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That church’s former convent houses the Casa de la Cultura Oaxaqueña (Oaxacan Cultural Center), and the munchkin took art and dance classes there. I sat in this cafe one day to do my Spanish homework while she was in class. This wall says “Life is a work of art”:

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I love this mural on the adjoining wall also:

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If you wish the Christmas machine wouldn’t get cranking so early, take heart: you could live in Oaxaca, where a local supermarket set up this tent-o’-toys in the first few days of September:

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No, it never snows here, but Christmas means snow anyway. The other day I heard Christmas music in the same supermarket. I could tell it was Christmas music even before a recognizable tune came on, which is interesting. The recording with the recognizable tune was a small child singing “Jingle Bells” in Spanish and off-key. I like shopping in the mercados better anyway: collections of stalls, either open-air or gathered under one roof, selling everything from chocolate to cheese to fresh-squeezed juice to stationery.

I’ve been working on this drawing for a few weeks, as part of a series on change, decay, and erosion. It feels like a collaboration with the unknown sculptor or sculptors who carved these paths through the wood of a tree. I do not know who they are or even their species–some kind of insect, most likely–but I am moved by the patterns they make, which could also be called decay and disease.

Discovered on the leg of an outdoor table in San Augustin Etla, Oaxaca. Pencil on paper, 6.5 x 8.5 inches, November 2016.

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I’m working on a silkscreen print in the same series–it will be of rust–but it went wrong and I decided to start over. I’ll have to begin a new screen on Saturday.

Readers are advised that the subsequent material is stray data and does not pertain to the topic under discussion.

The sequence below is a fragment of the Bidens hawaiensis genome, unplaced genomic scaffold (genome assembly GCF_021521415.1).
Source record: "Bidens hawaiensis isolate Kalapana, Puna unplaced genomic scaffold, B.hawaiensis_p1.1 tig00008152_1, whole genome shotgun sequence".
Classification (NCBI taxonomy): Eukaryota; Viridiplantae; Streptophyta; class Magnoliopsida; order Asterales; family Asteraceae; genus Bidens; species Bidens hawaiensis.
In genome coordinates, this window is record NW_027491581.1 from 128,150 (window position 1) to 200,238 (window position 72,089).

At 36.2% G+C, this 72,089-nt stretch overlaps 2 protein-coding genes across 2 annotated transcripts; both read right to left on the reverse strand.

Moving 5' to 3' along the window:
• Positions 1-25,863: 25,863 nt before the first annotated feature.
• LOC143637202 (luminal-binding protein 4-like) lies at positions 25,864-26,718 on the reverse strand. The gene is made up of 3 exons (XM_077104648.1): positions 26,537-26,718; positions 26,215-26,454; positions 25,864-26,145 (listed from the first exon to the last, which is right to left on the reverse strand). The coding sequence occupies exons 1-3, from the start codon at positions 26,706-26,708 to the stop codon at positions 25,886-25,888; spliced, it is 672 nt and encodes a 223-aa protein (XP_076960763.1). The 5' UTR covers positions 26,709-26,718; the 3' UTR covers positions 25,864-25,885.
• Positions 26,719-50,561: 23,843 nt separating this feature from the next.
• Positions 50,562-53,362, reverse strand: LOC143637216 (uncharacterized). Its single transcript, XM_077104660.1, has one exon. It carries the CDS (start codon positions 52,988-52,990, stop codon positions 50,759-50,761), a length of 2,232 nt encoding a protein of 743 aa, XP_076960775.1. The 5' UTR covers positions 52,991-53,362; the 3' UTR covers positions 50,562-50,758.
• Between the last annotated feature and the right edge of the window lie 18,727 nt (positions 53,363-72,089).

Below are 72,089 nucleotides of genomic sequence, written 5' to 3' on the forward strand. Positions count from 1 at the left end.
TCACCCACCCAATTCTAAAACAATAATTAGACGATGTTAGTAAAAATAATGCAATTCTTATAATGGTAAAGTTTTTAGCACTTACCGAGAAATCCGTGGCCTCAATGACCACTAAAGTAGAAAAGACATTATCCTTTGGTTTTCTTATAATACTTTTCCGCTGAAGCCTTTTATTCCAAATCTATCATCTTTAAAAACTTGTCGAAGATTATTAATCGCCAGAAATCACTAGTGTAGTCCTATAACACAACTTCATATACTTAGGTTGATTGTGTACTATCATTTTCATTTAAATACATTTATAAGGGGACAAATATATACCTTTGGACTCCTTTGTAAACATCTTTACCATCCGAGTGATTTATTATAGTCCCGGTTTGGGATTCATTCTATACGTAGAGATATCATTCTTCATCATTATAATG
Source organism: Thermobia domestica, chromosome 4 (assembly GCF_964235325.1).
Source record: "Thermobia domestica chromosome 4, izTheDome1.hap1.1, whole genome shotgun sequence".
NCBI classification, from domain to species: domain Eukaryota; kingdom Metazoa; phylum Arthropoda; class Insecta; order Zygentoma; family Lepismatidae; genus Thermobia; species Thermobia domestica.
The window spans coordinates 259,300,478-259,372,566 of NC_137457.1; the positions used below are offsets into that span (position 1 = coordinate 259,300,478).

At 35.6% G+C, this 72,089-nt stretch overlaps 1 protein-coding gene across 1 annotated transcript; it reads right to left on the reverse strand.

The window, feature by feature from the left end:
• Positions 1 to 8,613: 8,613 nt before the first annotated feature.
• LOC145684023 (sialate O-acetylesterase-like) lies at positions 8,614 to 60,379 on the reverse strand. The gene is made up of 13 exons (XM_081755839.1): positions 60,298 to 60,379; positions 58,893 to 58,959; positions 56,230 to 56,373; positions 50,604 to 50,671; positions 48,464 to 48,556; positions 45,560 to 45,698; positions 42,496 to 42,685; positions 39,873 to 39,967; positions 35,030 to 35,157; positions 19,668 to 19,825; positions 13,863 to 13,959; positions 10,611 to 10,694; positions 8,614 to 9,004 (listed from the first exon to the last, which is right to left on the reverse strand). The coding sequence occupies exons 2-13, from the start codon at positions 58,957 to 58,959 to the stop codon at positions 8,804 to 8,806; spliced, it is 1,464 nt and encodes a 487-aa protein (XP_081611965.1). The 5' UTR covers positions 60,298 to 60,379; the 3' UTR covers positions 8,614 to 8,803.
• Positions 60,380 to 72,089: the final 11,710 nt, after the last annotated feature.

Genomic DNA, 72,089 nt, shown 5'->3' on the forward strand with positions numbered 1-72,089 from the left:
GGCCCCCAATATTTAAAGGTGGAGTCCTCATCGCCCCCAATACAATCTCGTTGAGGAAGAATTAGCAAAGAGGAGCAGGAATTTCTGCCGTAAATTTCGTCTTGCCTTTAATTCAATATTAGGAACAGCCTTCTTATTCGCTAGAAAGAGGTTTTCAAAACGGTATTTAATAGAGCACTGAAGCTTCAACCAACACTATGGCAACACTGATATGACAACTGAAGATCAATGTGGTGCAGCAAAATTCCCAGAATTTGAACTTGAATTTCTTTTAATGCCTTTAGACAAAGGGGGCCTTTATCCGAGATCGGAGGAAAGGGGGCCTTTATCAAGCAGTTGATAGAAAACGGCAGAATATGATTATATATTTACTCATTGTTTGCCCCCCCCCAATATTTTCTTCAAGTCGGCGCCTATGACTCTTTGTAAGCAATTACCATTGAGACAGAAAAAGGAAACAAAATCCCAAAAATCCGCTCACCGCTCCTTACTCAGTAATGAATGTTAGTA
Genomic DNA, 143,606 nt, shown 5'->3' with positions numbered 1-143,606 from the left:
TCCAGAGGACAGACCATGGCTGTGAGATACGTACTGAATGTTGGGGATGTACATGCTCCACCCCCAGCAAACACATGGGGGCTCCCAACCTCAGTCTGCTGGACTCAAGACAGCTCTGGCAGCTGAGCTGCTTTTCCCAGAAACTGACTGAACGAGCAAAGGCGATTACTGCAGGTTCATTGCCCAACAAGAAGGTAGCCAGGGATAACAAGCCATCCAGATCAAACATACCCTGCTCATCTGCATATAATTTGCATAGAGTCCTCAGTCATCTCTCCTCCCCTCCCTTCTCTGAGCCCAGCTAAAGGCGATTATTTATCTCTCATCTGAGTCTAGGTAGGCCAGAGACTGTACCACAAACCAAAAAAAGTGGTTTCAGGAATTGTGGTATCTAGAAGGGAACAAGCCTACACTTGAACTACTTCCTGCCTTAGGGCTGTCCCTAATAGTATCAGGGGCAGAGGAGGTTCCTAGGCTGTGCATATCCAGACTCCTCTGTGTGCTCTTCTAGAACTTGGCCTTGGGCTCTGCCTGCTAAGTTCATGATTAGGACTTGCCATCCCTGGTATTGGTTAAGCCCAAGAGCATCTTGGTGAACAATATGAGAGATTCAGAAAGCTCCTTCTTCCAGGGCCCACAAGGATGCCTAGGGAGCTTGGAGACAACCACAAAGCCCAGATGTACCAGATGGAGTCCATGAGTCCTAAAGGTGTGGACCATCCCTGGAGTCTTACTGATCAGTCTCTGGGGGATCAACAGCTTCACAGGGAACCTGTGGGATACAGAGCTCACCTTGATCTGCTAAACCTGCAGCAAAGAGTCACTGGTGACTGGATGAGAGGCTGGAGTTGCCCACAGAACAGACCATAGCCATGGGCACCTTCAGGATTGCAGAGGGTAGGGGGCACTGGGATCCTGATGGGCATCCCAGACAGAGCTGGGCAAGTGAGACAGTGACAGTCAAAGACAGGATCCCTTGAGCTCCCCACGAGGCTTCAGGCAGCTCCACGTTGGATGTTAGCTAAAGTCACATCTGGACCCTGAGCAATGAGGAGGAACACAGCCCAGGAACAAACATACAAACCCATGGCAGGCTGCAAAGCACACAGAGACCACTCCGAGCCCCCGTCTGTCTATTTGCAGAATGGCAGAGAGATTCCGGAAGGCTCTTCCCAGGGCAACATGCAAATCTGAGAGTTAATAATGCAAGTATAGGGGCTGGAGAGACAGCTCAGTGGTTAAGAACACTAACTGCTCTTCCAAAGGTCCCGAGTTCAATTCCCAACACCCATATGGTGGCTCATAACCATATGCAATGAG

For me to rest and renew during this sabbatical, I need not to be in regular contact with my congregation. I just don’t have the ability to turn my concern on and off; if I knew what was going on with them day to day, I would worry and plan and respond and, in short, work. So we are incommunicado except in the case of an emergency. The election is one such emergency, and I wrote and sent this letter this morning:

Dear wonderful people of UUCPA,

My heart is with you so much today. In times of trouble I want to be at home with you, and the distance between us feels very long right now. Whatever your political views, I know there was plenty that happened over the past 24 hours to discourage you. I am aching for the hugs and conversation we’ll share when I’m back.

Did you ever hear this from Mister Rogers?: “When I was a boy and I would see scary things in the news, my mother would say to me, ‘Look for the helpers. You will always find people who are helping.” I’ve observed (maybe Fred Rogers did too) that if we really want to transform our fear into hope, what works wonders is to become the helpers. That’s why our life as a congregation is so important.